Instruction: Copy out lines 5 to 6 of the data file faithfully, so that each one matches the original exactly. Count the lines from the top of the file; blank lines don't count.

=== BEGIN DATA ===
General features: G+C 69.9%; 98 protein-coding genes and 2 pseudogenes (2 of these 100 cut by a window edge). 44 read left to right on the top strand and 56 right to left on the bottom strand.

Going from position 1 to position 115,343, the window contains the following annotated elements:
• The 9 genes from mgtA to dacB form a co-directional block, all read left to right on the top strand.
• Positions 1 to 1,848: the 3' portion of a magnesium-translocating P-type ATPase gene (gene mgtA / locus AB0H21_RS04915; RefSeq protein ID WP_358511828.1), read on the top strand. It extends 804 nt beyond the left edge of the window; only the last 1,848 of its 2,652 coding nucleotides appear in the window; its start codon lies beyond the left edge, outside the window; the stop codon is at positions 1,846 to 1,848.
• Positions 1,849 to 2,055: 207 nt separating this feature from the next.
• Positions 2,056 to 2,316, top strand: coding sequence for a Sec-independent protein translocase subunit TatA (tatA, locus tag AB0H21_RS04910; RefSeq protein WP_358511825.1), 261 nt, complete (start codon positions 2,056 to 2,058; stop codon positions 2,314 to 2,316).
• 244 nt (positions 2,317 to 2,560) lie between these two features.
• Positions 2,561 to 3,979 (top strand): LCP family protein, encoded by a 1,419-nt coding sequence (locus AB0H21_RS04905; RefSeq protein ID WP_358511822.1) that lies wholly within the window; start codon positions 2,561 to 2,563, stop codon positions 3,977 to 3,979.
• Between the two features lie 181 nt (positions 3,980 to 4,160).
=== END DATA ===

• Positions 1,849 to 2,055: 207 nt separating this feature from the next.
• Positions 2,056 to 2,316, top strand: coding sequence for a Sec-independent protein translocase subunit TatA (tatA, locus tag AB0H21_RS04910; RefSeq protein WP_358511825.1), 261 nt, complete (start codon positions 2,056 to 2,058; stop codon positions 2,314 to 2,316).